She was accused of treason, tried, convicted (isn’t the Rule of Law wonderful?) and executed by guillotine on the same day. Among her last recorded words are a note to her mother, which concludes: “How can we expect righteousness to prevail when there is hardly anyone willing to give himself up individually to a righteous cause? Such a fine, sunny day, and I have to go, but what does my death matter, if through us, thousands of people are awakened and stirred to action?”

Of course the parallels are not exact. The Ink Girl, as far as we know, was not part of a group. President Xi, though he has a fine collection of concentration camps, has not embarked on mass gassings, as far as we know. I decided after some thought not to put “yet” anywhere in that last sentence, but as Lord Acton said, “absolute power corrupts absolutely” so things could still get worse.

Thinking about these things puts the problems of Hong Kong’s opposition in perspective. People with inconvenient principles may lose their jobs and have occasional encounters with thugs in the street. But as long as you steer clear of the Public Order Ordinance politics is not a blood sport. Yet.

Times were hard for political dissidents in 1943. Very few of the group of resisting students survived the war, and at the time it seemed that their gesture was scarcely audible amid the catastrophe which was engulfing Europe.

Yet today Ms Scholl is regarded as a national hero – indeed among the younger generation as the national hero. Streets and schools are named after her.

I do not know what will become of those local leaders who now happily work for our new imperial masters, content with their five-figure salaries and free housing, loyally spouting the latest variation on “four legs good, two legs bad”. But I fancy they will not get many roads named after them.

And meanwhile, on the same day, it was announced that China wishes to have Chairman Mao’s Mausoleum added to the UNESCO Cultural Heritage list. What a pity they can’t put Adolf and Uncle Joe in there as well and have an internationally famous collection of stuffed mass murderers.

 

 

 

 

 

 

 

 

 

 

We all know the government does not look forward to the July 1 march as one of its happy days. The march is generally summarised as “for democracy” though it often attracts a wide variety of interests and causes.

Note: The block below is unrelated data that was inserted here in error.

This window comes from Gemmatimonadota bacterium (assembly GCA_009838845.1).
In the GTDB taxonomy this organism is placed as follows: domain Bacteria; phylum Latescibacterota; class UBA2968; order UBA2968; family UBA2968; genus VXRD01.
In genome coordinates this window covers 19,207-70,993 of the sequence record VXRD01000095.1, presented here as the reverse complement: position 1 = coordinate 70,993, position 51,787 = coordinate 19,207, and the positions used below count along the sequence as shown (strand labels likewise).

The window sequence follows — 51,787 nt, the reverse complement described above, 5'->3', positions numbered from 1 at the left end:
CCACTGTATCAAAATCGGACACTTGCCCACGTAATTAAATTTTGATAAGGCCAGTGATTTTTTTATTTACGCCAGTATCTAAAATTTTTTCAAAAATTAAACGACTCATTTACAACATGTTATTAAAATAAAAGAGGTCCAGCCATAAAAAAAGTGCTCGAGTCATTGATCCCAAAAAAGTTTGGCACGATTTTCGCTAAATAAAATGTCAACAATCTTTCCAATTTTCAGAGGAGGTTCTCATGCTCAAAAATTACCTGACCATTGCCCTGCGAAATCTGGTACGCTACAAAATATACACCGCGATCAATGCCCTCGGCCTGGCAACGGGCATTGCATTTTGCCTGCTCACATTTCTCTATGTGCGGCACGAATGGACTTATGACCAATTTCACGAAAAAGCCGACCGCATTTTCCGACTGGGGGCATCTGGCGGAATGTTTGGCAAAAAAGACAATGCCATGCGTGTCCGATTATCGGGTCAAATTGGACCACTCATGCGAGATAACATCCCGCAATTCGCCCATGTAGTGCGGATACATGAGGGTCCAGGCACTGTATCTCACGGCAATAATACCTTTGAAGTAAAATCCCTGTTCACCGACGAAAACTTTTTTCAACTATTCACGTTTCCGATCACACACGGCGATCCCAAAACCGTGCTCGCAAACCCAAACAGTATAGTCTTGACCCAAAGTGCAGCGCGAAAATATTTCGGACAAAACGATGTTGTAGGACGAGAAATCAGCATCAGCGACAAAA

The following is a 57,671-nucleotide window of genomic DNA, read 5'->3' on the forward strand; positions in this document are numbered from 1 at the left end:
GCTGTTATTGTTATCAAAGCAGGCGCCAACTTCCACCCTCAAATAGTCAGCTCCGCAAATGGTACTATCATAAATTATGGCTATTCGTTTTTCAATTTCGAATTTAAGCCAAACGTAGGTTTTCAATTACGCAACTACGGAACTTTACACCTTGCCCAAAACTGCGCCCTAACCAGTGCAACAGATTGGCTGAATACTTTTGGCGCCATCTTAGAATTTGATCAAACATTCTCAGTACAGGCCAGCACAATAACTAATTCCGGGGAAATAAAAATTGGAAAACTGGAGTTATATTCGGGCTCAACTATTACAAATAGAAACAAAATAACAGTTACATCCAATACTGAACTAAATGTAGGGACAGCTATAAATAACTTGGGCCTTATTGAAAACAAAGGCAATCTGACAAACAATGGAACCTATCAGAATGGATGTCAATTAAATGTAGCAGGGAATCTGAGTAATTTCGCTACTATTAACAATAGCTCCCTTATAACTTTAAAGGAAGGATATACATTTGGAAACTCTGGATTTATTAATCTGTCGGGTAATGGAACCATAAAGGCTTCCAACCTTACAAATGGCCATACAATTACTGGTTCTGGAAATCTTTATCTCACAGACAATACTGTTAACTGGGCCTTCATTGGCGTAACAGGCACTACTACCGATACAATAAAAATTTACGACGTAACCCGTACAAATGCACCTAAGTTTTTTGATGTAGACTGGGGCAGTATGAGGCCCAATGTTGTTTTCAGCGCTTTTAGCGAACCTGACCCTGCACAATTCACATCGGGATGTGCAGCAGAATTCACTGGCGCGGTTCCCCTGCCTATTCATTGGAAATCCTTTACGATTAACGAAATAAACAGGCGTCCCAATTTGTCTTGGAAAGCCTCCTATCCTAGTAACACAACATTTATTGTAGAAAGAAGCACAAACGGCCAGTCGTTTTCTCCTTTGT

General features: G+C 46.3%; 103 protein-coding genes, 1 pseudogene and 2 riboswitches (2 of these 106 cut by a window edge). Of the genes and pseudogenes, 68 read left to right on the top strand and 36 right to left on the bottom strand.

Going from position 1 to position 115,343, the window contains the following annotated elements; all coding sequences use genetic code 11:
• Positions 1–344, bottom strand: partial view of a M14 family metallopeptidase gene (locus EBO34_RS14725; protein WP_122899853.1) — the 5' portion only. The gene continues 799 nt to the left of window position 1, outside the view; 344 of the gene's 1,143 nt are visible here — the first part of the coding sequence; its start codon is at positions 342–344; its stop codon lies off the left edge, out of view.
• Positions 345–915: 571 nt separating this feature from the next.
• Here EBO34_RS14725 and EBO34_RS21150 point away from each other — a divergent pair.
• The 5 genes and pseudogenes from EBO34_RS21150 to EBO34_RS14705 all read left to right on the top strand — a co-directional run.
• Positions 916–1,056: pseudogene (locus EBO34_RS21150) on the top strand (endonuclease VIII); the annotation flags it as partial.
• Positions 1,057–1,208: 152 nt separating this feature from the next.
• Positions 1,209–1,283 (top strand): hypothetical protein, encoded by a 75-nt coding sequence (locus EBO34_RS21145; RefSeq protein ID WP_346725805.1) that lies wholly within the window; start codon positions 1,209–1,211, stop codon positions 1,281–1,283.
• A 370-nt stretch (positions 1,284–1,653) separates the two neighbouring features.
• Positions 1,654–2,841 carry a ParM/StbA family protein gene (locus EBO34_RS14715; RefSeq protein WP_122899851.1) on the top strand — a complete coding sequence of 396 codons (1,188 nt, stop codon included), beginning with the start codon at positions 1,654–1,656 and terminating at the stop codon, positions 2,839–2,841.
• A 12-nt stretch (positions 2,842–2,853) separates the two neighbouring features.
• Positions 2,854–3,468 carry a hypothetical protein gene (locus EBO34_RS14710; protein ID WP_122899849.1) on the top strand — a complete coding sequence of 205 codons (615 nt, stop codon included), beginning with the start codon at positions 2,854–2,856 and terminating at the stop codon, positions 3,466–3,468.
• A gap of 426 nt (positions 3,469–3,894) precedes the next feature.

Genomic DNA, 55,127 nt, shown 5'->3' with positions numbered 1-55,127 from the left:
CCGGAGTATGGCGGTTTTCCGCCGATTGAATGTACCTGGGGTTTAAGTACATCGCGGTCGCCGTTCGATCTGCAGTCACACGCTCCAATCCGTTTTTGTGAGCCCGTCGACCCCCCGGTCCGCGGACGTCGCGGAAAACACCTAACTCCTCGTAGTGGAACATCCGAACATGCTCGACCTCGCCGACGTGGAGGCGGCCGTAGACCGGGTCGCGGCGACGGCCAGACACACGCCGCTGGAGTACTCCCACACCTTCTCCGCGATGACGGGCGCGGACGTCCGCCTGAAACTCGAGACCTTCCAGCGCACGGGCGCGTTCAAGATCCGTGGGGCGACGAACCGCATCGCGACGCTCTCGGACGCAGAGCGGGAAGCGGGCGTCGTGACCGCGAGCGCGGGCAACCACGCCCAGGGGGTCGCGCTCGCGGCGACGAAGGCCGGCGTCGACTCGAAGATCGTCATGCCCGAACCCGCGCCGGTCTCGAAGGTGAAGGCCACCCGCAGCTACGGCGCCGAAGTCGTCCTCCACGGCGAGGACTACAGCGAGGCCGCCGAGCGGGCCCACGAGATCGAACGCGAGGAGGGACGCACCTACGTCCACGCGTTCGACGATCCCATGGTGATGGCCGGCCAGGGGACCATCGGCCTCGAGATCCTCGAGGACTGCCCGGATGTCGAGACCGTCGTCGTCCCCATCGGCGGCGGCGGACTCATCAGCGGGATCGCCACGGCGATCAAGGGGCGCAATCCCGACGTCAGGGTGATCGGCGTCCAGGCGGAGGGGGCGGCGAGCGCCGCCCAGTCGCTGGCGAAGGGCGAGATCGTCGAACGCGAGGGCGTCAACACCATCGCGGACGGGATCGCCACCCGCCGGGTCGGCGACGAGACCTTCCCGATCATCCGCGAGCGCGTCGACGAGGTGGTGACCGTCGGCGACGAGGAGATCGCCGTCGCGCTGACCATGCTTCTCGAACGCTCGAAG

Most famously, many years ago, the march swelled to a monstrous size and concentrated on opposition to proposed national security legislation, which was dropped soon after. This was a rare success. Calls for democracy remain unanswered.

Recently the government has taken to putting obstacles in the way of the march, with quibbles over routes and fund-raising stalls, not to mention the Victoria Park football pitch problem.

The pitches in the park (which are tarmac, not grass) were the traditional assembly point of the march. For the last two years they have been occupied on the relevant day by a “charity” which is clearly one of those sprouts which the Liaison Office produces in local flower beds when it reproduces vegetatively, under ground, like a potato plant.

But this year, a first. After the march we were told that the government had put out an official statement complaining about the slogans people were shouting on it. The relevant paragraph went like this: “The spokesman reiterated that chanting slogans which disrespect ‘one country’ and disregard the constitutional order or which are sensational and misleading was not in line with Hong Kong’s overall interests and would undermine its development.”

This was widely reported as a comment on slogans which had been shouted, and which the government disagreed with. This interpretation was encouraged by the headline supplied, which went “Government responds to July 1 procession”.

The thing which puzzled me was how the government, or “a spokesperson”, heard slogans, interpreted them, and evaluated their importance. I presume that one maverick protester shouting “Xi out” would not produce the predicted effect on Hong Kong’s interests.

On the other hand a constitution which can be changed – and frequently is – must surely imply a right for the common citizen to have and express an opinion on what further changes would be desirable. This is not in itself disrespectful. As Michael Kinsey put it in a rather different context “We honour our friends by challenging them when we think they are wrong. It shows that we take them seriously.”

What would the government consider a sensational shout? What would it consider a misleading one? And how does the harm to Hong Kong’s interests ensue? I suppose that 364 days of the year nothing people shout in Victoria Park affects Hong Kong’s interests one way or the other. Why should July 1 be different? How many people does it take to reach the “harm” threshold, and who counts them?

It is of course possible that in the hearing of the government spokesman, but outside that of the numerous reporters covering the event, someone committed some terrible verbal offence by referring to the Chief Executive as a “feckless c***” or President Xi as Winnie the Pooh, which he apparently dislikes violently.